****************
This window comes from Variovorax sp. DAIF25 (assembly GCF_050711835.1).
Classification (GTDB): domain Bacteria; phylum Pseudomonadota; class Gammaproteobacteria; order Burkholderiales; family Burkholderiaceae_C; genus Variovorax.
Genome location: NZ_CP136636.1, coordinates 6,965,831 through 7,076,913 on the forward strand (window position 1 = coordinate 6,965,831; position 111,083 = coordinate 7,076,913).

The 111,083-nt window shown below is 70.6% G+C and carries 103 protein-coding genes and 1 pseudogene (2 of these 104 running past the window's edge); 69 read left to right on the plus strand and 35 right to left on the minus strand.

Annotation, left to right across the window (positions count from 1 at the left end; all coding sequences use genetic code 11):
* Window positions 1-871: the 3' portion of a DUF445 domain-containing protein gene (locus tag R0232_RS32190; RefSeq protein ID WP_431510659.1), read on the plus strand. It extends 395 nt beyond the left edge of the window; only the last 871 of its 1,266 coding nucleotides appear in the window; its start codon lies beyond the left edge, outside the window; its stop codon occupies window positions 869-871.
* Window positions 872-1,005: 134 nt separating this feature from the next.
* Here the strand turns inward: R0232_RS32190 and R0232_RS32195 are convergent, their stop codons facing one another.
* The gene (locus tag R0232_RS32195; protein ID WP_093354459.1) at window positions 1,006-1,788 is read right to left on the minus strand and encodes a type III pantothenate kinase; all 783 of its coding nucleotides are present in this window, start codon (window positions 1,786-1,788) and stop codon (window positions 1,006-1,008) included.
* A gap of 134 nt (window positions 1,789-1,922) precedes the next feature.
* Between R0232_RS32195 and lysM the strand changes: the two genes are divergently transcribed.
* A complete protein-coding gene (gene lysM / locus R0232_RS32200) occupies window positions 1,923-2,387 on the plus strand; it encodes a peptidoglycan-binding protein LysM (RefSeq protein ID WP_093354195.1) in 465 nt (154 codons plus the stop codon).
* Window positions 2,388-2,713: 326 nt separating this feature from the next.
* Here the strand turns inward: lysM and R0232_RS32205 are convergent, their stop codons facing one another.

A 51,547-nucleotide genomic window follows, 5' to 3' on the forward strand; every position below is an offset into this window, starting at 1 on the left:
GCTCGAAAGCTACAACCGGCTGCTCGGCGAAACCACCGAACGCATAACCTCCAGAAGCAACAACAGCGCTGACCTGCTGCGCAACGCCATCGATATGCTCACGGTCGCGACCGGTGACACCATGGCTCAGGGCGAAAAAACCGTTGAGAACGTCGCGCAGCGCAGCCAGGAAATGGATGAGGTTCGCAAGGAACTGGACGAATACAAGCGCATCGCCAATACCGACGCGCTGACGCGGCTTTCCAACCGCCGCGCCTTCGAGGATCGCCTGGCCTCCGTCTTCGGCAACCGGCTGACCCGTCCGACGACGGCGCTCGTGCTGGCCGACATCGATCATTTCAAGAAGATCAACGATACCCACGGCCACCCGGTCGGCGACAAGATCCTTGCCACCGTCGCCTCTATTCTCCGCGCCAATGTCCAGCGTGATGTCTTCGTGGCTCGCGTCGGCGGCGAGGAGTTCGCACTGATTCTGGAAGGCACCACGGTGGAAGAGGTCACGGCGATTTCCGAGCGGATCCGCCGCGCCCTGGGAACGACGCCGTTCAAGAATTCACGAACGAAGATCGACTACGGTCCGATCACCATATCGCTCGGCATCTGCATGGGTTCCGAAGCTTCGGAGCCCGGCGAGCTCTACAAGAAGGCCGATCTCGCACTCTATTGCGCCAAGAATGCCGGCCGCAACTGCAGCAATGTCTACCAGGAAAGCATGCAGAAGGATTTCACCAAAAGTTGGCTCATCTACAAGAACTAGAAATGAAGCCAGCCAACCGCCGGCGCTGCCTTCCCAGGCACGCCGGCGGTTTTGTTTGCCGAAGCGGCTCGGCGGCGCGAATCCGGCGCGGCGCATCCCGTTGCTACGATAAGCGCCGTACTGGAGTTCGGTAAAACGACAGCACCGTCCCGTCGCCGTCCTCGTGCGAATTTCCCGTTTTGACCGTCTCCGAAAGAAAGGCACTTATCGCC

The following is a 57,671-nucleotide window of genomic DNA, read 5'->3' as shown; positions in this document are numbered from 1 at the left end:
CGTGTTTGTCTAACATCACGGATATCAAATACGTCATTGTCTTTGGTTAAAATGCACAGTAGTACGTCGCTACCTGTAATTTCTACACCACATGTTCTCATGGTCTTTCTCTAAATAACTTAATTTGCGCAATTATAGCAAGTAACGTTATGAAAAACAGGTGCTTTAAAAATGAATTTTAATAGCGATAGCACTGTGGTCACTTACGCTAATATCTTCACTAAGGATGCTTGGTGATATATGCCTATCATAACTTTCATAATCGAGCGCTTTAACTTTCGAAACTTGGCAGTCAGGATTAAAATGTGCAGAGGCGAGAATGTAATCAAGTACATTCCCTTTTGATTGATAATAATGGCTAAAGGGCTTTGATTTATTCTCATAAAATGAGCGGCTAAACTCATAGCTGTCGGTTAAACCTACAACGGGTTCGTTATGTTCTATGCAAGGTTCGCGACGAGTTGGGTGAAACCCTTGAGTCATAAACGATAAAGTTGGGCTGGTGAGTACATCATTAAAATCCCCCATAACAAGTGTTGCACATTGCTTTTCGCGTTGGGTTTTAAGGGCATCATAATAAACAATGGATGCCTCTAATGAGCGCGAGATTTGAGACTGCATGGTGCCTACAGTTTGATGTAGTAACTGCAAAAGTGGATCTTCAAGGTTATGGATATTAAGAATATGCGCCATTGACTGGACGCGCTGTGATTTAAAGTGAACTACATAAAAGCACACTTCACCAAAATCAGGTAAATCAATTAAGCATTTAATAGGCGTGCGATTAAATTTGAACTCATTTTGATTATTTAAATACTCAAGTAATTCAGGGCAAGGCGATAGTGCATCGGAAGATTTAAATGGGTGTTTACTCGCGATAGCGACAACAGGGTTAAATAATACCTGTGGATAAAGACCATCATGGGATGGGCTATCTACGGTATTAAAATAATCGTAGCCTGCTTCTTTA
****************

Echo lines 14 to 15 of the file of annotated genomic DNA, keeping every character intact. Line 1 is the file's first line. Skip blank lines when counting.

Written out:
* Here the strand turns inward: lysM and R0232_RS32205 are convergent, their stop codons facing one another.

A 51,547-nucleotide genomic window follows, 5' to 3' on the forward strand; every position below is an offset into this window, starting at 1 on the left: